Opening Remarks at Regional Consultation on South-South Cooperation in Asia and the Pacific

Delivered at Regional Consultation on South-South Cooperation in Asia and the Pacific, UNCC in Bangkok, Thailand


"Towards the Buenos Aires Plan of Action 40th Anniversary”

Opening Remarks

Mr. Kaveh Zahedi

Deputy Executive Secretary of ESCAP

Your Excellency Mr. Vijavat Isarabhakdi, Special Envoy of the Minister of Foreign Affairs of Thailand.

Your Excellency Mr. Jorge Chediek, Special Envoy of the United Nations Secretary General on south-south cooperation and Director of the UN Office of South-South cooperation

Excellencies, Distinguished delegates, Ladies and gentlemen

It is a pleasure to welcome you to this Regional Consultation on South-South Cooperation in Asia and the Pacific: “Towards the Buenos Aires Plan of Action 40th Anniversary”. We are delighted to be co-hosting this event with the United Nations Office for South-South Cooperation and the Royal Thai Government.

The Economic and Social Commission for Asia and the Pacific – ESCAP – has facilitated South-South and triangular cooperation for the past seventy years. Some would say that ESCAP was founded on the basis of south-south cooperation to support the region’s countries and economies transition from conflict to development. South-south cooperation has been central to the support we have provided our member states to overcome development challenges across sectors and across borders. South-South and triangular cooperation has driven our technical assistance, informed our analysis and underpinned much of our intergovernmental work. It has helped strengthen regional cooperation, and in doing so, powered trade, foreign direct investment, technology transfer and growth. Let me give you just a few examples.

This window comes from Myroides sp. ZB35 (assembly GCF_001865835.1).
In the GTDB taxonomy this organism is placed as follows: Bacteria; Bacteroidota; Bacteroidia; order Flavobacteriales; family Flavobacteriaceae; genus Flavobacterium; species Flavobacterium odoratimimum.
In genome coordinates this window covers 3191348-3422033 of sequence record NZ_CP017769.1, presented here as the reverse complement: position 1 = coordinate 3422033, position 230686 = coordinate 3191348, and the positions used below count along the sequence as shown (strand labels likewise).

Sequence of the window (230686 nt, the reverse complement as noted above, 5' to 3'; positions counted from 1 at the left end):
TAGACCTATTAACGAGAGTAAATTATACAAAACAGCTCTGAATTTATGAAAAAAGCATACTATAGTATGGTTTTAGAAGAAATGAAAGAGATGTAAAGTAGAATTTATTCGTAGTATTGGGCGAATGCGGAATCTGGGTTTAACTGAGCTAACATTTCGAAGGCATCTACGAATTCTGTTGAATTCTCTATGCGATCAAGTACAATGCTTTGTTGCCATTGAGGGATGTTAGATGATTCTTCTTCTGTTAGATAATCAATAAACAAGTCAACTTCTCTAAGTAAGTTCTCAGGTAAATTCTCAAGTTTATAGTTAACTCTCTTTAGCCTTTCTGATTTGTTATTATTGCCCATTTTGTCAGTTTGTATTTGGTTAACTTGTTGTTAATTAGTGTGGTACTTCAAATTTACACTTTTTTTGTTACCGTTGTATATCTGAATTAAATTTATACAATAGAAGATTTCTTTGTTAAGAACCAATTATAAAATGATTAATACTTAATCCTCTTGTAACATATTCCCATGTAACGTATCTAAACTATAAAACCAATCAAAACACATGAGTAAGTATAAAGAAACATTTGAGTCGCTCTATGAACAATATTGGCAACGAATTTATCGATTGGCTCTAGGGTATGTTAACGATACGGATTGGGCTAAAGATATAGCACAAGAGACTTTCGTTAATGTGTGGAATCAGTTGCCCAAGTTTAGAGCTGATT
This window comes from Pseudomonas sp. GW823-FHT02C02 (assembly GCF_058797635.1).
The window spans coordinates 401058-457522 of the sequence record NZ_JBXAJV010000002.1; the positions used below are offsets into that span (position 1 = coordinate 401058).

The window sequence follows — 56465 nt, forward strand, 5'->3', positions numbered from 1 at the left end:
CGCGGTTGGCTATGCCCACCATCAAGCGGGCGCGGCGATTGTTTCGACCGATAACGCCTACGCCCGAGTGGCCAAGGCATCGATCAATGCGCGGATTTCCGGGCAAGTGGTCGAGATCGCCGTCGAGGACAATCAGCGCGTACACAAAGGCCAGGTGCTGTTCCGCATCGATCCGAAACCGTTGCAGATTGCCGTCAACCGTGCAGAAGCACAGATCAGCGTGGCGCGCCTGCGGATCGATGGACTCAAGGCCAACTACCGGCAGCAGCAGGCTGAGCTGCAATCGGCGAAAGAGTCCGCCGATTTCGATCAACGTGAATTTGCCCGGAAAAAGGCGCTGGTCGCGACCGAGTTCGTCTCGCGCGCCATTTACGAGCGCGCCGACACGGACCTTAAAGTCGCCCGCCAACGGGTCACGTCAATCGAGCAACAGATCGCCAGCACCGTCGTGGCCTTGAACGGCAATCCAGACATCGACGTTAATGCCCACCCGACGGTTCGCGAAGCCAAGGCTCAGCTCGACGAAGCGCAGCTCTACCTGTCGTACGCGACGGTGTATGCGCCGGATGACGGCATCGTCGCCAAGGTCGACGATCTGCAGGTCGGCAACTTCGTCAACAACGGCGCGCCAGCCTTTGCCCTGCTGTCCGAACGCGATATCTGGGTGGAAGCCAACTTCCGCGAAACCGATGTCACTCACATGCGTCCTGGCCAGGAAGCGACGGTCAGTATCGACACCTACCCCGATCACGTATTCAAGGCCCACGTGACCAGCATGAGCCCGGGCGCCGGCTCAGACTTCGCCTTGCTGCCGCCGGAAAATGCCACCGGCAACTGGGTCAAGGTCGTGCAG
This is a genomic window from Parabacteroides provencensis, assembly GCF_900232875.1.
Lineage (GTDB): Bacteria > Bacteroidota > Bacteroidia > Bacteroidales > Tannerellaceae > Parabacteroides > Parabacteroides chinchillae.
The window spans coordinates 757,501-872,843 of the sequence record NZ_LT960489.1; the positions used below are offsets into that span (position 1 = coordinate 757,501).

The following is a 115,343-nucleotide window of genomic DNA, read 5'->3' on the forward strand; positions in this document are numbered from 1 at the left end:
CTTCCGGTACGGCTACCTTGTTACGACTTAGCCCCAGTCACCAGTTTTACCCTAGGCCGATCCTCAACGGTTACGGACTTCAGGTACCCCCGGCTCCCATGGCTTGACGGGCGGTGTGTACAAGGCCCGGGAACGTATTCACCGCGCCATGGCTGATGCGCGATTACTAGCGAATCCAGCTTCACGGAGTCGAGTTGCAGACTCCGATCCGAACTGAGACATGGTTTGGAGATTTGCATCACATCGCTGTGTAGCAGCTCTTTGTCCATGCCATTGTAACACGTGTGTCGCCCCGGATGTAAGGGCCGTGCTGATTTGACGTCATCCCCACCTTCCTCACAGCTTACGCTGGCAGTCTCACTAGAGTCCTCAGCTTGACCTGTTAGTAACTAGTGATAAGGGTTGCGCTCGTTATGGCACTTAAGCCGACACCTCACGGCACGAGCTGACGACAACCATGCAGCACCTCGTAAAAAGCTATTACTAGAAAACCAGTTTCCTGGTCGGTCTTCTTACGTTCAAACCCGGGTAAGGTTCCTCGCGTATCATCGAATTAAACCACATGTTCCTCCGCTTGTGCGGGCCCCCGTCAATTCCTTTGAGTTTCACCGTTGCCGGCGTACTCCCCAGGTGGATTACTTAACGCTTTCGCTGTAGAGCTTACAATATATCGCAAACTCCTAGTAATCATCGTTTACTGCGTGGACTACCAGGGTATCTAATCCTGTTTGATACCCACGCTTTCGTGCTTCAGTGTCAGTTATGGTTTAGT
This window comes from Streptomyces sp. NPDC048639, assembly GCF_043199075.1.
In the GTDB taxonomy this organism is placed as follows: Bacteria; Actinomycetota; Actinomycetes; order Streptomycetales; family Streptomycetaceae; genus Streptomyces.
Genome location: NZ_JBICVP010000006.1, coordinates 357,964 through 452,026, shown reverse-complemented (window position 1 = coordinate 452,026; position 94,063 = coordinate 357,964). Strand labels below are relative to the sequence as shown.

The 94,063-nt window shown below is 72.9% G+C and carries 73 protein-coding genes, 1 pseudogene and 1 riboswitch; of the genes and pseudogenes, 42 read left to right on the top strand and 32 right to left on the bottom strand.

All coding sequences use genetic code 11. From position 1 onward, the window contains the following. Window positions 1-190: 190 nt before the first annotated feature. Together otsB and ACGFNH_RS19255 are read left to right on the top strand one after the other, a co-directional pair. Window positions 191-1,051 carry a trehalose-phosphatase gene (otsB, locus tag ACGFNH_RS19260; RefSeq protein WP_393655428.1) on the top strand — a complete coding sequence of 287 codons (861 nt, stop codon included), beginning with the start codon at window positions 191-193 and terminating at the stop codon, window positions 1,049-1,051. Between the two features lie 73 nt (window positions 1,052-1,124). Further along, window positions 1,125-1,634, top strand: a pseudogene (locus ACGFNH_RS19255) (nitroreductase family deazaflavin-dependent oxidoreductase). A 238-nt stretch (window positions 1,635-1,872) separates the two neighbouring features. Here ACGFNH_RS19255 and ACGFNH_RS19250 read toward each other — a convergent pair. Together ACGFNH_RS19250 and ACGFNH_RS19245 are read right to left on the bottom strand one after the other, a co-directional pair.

• ESCAP’s south-South cooperation has strengthened information sharing and early warning systems to guard against natural disasters and build resilience. Through its Regional Space Applications Programme for Sustainable Development (RESAP), we have promoted the application of space technology and Geographic Information Systems (GIS) for disaster risk reduction and inclusive and sustainable development. The Typhoon Committee has enabled the sharing expertise on multi hazard early warning systems and contributed to substantially reducing typhoon related deaths in Asia over the past half century.
  • ESCAP’s South-South and triangular cooperation initiatives have helped improve and integrate transport infrastructure. Including the Asian Highway, the Trans-Asian Railway and our recent efforts to share best practice in the planning and design, development and operation of dry ports.
  • ESCAP’s capacity development programmes, often delivered through our institutes, have promoted south south exchanges of agricultural mechanisation and machinery, technology transfer, ICT for development and data and statistics. They have broadened regional trade and investment research and knowledge base including through the Asia Pacific Research and Training Network on Trade, ARTNeT.